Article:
Eighteen years.

Wednesday is a milestone here. Eighteen years have passed since he was lifted from me, blue and squawking. The squawking was a good sign, the blue not so much. I’m sure the anaesthesiologist must have bumped up the Versed because I didn’t even feel all that alarmed that they rushed him out of there.  He pinked up pretty quickly, was found to be clear of any manner of congenital birth defect. The obstetrician waved off the “blueness” as something that sometimes happens to babies at high altitude.

Julian was born in the Year of the Dog, he is a native of Montana, he is half-Chinese and half-European. It took me five days to decide on his name. He is six-foot two and I think he might still have another inch or two to go. He is brilliant and stubborn and kind. Like too many of his peers, he is a little over-subscribed to gadgets and virtual living. This too will pass, they will soon be mere tools. He’s at University now, majoring in Classical Humanities with a minor in cello.

He is, by far, the best thing I’ve ever done.

I have at times, as the years rolled by, despaired at his obsessions with Pokemon, Legos, Star Wars, Runescape, Minecraft and Marvel comics. I got so fed up with picking dirty socks up off the floor that I finally gave up. He’s very good at doing his own laundry now. I had hoped that he might share my affinity for horses and dogs and while he does  . . . sort of, the dogs anyway, we joke that he’ll have an apartment in a high-rise with wall-to-wall white carpet and no pets.

He has been an excellent traveling companion and together we’ve been to every state in the continental U.S. except Vermont. I don’t know how we missed that really. We went to Graceland when he was eight years old, and happen to land there on the madness the 25th anniversary of Elvis’ death. He’s been to hockey rinks in British Columbia and stood at the stern rail of the Ocracoke ferry. He helped me get up when I tripped and fell at Ground Zero, and he ate hot dogs instead of lobster in New Brunswick. Julian was ten when we went to New Orleans and he decided he’d rather stay in the hotel room and watch cartoons with the dog than see the city. He did concede to lunch out at Antoine’s. He can (and will) recite the genealogy of the Roman Emperors.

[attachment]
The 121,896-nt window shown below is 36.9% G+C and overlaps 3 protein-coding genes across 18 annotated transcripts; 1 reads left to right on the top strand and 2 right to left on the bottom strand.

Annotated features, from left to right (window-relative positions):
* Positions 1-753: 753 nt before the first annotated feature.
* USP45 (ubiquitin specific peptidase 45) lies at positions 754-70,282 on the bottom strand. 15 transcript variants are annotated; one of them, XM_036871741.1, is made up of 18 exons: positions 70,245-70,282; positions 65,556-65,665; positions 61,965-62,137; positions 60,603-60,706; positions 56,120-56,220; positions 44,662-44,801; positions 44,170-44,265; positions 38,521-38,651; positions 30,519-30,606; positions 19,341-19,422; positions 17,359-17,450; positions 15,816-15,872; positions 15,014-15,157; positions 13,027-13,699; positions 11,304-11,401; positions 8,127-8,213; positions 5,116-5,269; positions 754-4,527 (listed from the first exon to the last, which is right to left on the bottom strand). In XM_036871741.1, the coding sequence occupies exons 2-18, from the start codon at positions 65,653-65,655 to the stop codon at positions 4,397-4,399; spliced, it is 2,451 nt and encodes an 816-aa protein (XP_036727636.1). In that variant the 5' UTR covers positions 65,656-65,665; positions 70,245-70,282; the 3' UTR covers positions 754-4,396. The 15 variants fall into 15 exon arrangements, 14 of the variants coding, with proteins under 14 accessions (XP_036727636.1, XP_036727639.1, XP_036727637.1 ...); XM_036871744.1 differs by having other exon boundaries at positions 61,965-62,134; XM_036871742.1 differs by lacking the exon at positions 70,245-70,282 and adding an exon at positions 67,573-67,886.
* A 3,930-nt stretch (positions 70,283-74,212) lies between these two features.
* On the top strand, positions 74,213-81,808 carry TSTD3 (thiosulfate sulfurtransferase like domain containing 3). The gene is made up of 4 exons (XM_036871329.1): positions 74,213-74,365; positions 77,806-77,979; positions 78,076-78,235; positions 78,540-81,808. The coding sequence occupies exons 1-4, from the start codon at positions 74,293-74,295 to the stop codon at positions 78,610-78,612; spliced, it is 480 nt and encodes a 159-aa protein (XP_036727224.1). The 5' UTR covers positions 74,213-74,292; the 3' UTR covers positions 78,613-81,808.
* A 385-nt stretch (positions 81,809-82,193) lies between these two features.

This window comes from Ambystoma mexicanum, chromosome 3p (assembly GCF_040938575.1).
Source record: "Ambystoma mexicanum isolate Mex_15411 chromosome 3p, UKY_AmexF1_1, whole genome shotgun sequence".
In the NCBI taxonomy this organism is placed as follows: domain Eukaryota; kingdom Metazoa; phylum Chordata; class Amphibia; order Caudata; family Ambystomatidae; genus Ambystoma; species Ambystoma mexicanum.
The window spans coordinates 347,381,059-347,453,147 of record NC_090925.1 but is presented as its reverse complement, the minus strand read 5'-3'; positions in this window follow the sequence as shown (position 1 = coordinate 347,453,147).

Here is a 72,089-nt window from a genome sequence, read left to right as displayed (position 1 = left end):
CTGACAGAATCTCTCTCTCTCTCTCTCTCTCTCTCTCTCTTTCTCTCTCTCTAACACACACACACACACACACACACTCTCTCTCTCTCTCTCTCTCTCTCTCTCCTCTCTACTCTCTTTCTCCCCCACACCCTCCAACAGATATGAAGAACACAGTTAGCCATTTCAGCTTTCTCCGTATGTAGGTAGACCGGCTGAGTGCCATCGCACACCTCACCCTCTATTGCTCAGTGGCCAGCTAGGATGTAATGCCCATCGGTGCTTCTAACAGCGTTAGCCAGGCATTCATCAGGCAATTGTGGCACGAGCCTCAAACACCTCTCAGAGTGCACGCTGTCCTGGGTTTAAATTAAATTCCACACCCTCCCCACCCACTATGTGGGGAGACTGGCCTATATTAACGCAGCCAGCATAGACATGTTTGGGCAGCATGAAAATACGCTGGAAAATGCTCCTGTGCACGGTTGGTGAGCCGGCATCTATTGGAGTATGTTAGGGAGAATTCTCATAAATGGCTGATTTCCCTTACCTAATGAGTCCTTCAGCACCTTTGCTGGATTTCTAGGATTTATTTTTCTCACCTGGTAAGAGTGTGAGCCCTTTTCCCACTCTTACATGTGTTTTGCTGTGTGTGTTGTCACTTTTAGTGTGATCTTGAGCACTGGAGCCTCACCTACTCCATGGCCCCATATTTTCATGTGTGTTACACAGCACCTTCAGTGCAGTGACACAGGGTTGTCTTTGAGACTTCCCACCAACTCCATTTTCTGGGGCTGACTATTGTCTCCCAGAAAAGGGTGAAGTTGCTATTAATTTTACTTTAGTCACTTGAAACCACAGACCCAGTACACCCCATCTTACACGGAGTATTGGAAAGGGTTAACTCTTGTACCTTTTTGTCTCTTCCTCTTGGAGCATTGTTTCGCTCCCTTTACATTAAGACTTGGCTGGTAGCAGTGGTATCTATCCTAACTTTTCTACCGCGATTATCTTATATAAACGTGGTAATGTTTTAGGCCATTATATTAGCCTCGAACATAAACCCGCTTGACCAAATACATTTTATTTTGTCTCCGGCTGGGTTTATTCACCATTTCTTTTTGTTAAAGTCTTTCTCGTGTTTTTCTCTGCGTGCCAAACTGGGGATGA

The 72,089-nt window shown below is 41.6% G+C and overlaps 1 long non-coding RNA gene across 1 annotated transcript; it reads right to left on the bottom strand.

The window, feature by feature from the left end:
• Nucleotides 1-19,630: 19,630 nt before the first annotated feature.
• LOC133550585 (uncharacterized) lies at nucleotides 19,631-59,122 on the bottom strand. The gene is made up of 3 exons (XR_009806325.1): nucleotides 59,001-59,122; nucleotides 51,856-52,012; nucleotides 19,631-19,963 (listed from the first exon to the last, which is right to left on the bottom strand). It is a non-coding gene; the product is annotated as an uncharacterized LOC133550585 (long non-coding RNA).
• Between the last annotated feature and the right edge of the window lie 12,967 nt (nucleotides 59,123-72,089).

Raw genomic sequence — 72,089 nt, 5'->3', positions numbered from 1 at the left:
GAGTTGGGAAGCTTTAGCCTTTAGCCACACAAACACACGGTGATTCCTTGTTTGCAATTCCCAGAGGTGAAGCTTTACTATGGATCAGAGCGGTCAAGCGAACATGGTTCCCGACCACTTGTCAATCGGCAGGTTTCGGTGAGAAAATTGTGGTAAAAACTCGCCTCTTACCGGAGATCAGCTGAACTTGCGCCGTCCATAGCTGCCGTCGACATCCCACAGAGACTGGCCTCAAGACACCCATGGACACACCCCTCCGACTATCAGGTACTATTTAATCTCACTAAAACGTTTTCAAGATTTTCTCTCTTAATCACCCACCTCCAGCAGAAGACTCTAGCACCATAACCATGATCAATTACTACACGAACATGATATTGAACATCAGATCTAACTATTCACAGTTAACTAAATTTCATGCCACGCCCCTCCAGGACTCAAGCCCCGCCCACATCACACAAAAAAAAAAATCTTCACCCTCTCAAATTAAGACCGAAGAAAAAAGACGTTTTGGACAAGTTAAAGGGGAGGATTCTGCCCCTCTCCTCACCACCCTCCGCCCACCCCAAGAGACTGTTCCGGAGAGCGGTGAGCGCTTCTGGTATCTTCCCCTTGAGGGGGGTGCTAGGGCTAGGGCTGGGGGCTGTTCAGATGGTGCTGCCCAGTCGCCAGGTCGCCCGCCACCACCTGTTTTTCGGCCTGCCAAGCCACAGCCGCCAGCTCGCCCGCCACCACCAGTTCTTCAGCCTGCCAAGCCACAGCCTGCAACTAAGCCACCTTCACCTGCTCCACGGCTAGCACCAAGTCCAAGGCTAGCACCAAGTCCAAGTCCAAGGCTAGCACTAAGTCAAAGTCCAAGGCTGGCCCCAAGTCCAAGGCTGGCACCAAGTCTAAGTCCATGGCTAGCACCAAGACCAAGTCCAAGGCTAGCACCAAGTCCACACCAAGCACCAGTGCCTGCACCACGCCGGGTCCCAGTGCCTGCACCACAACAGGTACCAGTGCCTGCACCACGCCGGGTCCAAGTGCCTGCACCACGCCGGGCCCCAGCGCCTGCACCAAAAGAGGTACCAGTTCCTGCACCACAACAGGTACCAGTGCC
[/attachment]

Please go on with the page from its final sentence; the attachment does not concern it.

He is funny and charming, and occasionally just a wee tad lazy. I know that he is not alone in his penchant to go to bed early in the morning and sleep into the afternoon. He likes Chinese food but will not eat spaghetti sauce.

When he was four, he went missing in the Bozeman Wal-Mart. I refused to buy him stickers and he went off in a huff. At first he just couldn’t be found. We paged him. They alerted the staff to be on the lookout for him. They announced to everyone in the store that he was missing. They locked the doors. I remember standing there wondering when we should call the police, and realizing that if we needed to call the police, it was already too late. A man came up to me and said “Are you the  mother?” I just nodded.

“I think he’s over here.”

And he was, over there, hiding in a rack of clothing. The man had taken a seat in the shoe department and from there could see Julian’s  little legs sticking out beneath the clothes. I hugged him, I cried, I tried to be stern. We checked out and went home. He went on having the occasional meltdown in Wal-Mart (particularly when we wouldn’t buy the Star Wars figure he just had to have– “but Mom it’s the green captain!”), but he never hid again.

So after tomorrow he’ll be a legal adult. Well, except for beer. I’m grateful that he still lives at home, and I will miss him a lot when he really does decide to leave the nest. I hope that he makes for himself a life that is interesting and stimulating, and it would be okay if it paid well too– though really happiness is more important than money. I hope he throws his lot in with someone who truly appreciates him, and I hope he is able to steer clear of the manipulative and the conniving. I hope that he and his Dad will continue to build on the things that bind them together and let go of that which drives them both crazy. I hope he learns to drive without cracking up the car.

I think I’ve been a pretty good mom, I know he has been a stellar boy. Better, really, than I could have dared hope.

Target today 70 Steps(still no clip) 2385

Breakfast: yogurt with granola. Lunch: beef burrito, lemonade slushie  Dinner: boiled shrimp, raw peppers, frozen yogurt



2 thoughts on “Eighteen years.

  1. Love the picture! Such a content Mom. Great article. Well said, in so many ways. You wish, you want and you care. You are very fortunate to have him with you, as he goes to college. Yes, someday he will fly from the nest. He’ll be more than ready, thanks to you. Whether you will or not, well, time will tell. What a scary time that had to be when he was lost in Wal-Mart! I’m sure my parents said that we were always testing them. You’ve passed with flying colors. I’m sure you’re proud and you indeed should be.

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